Dupuytren Contraction vs. Dupuytren Contracture

Lump on palm of the hand a disabling problem

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Dupuytren’s Contraction is actually not the correct name of this disease, although it is very close to being correct. The correct name is Dupuytrens contracture, not Dupuytren’s contraction; this is common and easy mistake to make. You will find that if you enter the incorrect name into a search engine request you will not get the same range of responses as for the correct name, nor will you get as many responses.

Even though Dupuytren’s contraction is not the correct term, it does convey the fundamental idea of this disease process which is the contraction or shortening of the fibrous fascial tissue of the palm. Here is the difference between the two terms:

Dupuytrens contraction refers to what happens to the deep tissue layer of the palm, the actual drawing up and tightening of the fascial layer over the tendons of the fingers. A contraction is a verb that describes the movement or shortening in size of a tissue or area of the body. You might say that Dupuytrens contraction is a movement of the tissue that causes the contracture that can be seen and felt on the palm of the hand. It is the end result of the tissue as a result of this disease process itself. A contracture is a noun that describes the permanent contraction of tissue or an area of the body. You might say that Dupuytrens contracture is the problem that causes the finger(s) to assume a flexed position due to the Dupuytrens contraction and drawing up of the fascial tissue.

Lump on palm of hand clearly visible i Dupuytren contracture

Dupuytrens contracture of the left hand, middle finger

The contraction of tissue that occurs in the palm of the hand in a process is caused by the overabundance of a specialized type of cell called a fibroblast that rapidly grows in the deep tissue layer of the hand. This greater than average collection of fibroblasts secretes a large deposit of a specialized protein, called collagen, in that area. Collagen is strong and fibrous, and is normally abundant in skin, muscles, tendons, ligaments and bone; it gives these tissues strength and flexibility. Exactly why this uncontrolled growth of fibroblasts in the fascia (deeper connective tissue layer) of the palm begins, and why it continues to the point of creating a limiting and distorting permanent flexion contracture of the hand, is unknown. Some recent studies in the U.S. and elsewhere indicate that it could be due to the presence of what are known as “growth factors” in the palmar tissue, such as fibroblast growth factor, transforming growth factor-beta and platelet-derived growth.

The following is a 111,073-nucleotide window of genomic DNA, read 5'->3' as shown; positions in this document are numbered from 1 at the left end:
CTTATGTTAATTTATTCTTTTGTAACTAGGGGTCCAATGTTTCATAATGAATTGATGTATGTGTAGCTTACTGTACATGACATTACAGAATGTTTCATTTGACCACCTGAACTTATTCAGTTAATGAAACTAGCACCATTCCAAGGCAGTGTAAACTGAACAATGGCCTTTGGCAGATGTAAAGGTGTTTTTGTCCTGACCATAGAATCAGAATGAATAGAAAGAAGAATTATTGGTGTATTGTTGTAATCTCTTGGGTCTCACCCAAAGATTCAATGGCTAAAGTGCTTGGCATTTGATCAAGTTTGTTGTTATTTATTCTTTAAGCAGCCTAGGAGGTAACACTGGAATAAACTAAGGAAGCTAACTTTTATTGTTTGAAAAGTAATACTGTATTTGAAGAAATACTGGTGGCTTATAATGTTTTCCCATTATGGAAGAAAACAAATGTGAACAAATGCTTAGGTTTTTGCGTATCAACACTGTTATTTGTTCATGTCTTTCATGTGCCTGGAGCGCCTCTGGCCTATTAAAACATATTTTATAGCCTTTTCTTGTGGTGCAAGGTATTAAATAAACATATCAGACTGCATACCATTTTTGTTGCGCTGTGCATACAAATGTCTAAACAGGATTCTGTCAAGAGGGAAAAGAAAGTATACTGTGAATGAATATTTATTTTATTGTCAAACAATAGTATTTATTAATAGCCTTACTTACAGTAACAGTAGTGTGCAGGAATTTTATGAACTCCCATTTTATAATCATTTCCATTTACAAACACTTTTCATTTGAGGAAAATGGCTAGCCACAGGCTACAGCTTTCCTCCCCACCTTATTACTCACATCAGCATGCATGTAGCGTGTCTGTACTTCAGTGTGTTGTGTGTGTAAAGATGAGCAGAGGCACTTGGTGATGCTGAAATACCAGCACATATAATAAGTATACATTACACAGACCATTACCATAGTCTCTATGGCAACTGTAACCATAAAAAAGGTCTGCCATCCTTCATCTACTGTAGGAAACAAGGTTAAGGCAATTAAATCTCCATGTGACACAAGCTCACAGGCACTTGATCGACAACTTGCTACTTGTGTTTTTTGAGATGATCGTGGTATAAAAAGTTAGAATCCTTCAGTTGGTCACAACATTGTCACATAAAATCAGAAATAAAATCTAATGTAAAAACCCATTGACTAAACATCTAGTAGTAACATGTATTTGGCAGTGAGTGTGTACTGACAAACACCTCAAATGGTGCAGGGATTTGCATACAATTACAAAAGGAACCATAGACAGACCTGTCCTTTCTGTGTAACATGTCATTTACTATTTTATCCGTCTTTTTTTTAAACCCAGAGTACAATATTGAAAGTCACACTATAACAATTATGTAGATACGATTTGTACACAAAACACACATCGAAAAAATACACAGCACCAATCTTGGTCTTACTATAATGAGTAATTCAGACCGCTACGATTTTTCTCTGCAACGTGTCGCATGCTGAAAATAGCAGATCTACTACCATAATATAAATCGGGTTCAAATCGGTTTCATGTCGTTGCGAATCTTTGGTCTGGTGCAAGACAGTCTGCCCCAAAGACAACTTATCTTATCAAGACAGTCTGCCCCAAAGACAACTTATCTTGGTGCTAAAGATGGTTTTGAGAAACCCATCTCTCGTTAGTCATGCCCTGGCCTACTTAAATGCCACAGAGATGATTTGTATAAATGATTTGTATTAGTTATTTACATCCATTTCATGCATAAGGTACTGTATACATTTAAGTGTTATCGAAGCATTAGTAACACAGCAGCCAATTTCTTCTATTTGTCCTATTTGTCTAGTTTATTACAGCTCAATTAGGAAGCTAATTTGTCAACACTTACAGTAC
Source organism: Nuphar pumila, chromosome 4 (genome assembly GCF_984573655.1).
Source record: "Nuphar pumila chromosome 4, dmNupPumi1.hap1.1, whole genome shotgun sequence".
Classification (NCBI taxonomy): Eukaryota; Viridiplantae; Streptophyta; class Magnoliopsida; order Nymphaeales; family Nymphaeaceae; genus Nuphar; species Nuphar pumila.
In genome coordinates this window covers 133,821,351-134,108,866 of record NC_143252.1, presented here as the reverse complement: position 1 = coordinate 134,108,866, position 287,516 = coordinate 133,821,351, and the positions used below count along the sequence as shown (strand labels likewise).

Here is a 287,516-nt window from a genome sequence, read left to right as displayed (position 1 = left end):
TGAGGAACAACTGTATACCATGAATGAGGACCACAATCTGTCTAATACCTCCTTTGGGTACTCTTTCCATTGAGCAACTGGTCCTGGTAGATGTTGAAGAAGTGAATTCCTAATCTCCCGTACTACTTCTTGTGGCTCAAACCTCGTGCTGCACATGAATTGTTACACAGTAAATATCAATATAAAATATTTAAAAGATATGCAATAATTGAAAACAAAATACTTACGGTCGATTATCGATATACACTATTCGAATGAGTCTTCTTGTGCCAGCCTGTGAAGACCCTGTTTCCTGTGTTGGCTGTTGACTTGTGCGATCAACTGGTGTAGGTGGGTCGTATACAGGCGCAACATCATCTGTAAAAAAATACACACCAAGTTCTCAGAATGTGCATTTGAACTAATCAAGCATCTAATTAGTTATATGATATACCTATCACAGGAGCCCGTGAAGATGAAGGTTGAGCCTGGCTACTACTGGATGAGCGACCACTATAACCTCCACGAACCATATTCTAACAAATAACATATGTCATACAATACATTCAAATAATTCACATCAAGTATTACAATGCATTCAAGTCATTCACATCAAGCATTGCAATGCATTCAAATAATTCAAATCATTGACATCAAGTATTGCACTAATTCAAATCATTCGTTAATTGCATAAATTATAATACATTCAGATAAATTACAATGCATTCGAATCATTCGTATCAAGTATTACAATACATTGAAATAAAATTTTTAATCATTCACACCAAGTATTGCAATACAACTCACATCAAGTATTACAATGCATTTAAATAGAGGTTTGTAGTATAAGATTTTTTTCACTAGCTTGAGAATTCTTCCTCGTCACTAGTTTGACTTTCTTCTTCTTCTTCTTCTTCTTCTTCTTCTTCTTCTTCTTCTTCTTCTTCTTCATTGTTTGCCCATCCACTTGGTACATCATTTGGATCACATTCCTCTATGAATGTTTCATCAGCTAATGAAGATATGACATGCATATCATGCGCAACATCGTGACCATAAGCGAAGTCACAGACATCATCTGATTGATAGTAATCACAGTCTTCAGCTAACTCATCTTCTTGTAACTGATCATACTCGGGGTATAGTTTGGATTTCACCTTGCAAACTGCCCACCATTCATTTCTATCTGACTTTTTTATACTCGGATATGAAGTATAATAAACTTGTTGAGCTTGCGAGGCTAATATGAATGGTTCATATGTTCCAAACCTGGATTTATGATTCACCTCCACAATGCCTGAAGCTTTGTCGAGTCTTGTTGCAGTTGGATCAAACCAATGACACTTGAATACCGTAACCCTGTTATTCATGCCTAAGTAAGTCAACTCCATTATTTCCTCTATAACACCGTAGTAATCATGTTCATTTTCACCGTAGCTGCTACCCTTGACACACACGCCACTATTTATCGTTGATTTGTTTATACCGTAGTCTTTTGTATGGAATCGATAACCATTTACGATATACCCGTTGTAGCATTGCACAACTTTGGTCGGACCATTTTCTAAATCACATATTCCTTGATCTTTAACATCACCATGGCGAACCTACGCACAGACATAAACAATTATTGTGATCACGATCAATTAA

There are basically three stages to Dupuytrens contraction process. However, these steps do not necessarily occur as distinctly as they are presented here. Often one blends into the other, and oftentimes two stages occur at the same time in different areas of the hand.

1. Proliferative stage – first sign of development of one or more contracted nodules, the characteristic lesion of Dupuytren disease, in the palmar tissue. These nodules contain an abundance of fibroblasts and type III collagen. This is the most biologically active and rapid phase of Dupuytrens disease when it is common for multiple painful nodules to develop near the palmar crease closest to the base of the fingers or even at the base of the fingers.

2. Active contractile stage – starts once the nodules are well developed. This stages usually progresses more slowly than the first, as dense tendon-like “cords” of fibrous tissue appear proximal to the nodules, along with deep grooves or pits are seen in the skin due to the skin being firmly fixed to the underlying fibrous tissue below the upper skin layer. A new type of cell, the myofibroblasts, appears and takes the place of the fibroblasts as the most common cell present in the tissue. These myofibroblasts share characteristics and features of both fibroblasts and smooth muscle tissue; they also can make collagen, but also are capable of contraction. They spread throughout the palmar soft tissue and fascia, as well as being interconnected to each other, thus allowing for significant contraction of the palm of the hand. During this stage type III and V collagen is found in greater abundance under the skin of the palm.